ok will automatically increase the count of tests performed, and also count failures. The source file name and line number of the ok invocation will be added to the failure message, so it need not contain any information included in that line. It should, however include any information against which the test failed (such as a return or variable value) and non-obvious values such as loop counters.

It is preferred that no tests ever fail on Windows.

Convenience macros

Several ok_* convenience macros for the most common conditions are also available.

ok_irql(PASSIVE_LEVEL);
ok_bool_false(KeAreAllApcsDisabled(), "KeAreAllApcsDisabled returned");
ok_eq_pointer(Something->ListEntry.Flink, &Something->ListEntry);
ok_eq_ulong(KeGetCurrentProcessorNumber(), 0);
ok_eq_int(Irp->RequestorMode, UserMode);
ok_eq_hex(Status, STATUS_ACCESS_VIOLATION);
ok_eq_str(AnsiName, "Ansi Name");
ok_eq_wstr(UnicodeName, L"Unicode Name");

Warning: Most of these macros will evaluate the expression passed to them twice! Do not call functions that have side-effects inside these macros!

ok_eq_long(InterlockedIncrement(&Variable), 5);

Instead, add a variable for the return value:

Ret = InterlockedIncrement(&Variable);
ok_eq_long(Ret, 5);

The ok_bool_true and ok_bool_false macros are notable exceptions that are safe to use.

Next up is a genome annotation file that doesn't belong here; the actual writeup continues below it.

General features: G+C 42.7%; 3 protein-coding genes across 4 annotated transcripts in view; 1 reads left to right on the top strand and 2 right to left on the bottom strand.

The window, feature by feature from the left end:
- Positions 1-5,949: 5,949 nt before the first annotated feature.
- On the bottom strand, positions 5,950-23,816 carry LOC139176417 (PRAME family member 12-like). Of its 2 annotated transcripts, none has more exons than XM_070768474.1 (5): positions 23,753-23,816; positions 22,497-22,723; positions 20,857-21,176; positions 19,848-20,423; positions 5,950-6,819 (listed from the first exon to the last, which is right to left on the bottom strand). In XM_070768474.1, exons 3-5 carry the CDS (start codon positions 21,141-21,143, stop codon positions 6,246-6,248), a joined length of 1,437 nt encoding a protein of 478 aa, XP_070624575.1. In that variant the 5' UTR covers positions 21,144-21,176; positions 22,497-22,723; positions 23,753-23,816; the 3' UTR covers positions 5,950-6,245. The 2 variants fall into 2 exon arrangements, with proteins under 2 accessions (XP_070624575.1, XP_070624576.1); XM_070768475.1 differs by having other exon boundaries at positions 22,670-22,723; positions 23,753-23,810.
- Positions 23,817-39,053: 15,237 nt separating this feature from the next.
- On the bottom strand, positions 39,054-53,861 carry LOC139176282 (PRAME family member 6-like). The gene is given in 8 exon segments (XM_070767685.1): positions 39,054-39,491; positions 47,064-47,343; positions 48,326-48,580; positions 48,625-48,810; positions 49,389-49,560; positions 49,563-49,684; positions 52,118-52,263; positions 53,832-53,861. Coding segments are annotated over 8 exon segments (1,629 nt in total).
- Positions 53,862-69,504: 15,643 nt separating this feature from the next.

Adding informational output

For adding any additional information that may be useful (for instance when debugging why a test fails), the trace macro can be used.

trace("Registry Path: %wZ\n", RegistryPath);

Note that it is preferred to do condition checks whenever possible, as these will provide results which can be automatically parsed.

Skipping tests

If some condition prevents specific tests from running, these tests can be skipped using the skip() macro. This is preferred over executing tests that might otherwise crash.

Pointer = ExAllocatePoolWithTag(PagedPool, PAGE_SIZE, 'xxxx');
ok(Pointer != NULL, "Out of memory\n");
 
if (!skip(Pointer != NULL, "Allocation failed\n"))
{
    /* do stuff that uses the memory */
    ExFreePoolWithTag(Pointer, 'xxxx');
}

skip() should be passed a condition which must be TRUE in order for the following test(s) to succeed. It will then return whether to skip the test(s).

An approach in line with the Winetest version can also be taken to prevent nesting:

Pointer = ExAllocatePoolWithTag(PagedPool, PAGE_SIZE, 'xxxx');
 
if (skip(Pointer != NULL, "Allocation failed\n"))
    goto done;
 
/* do stuff that uses the memory */
 
done:
if (Pointer)
    ExFreePoolWithTag(Pointer, 'xxxx');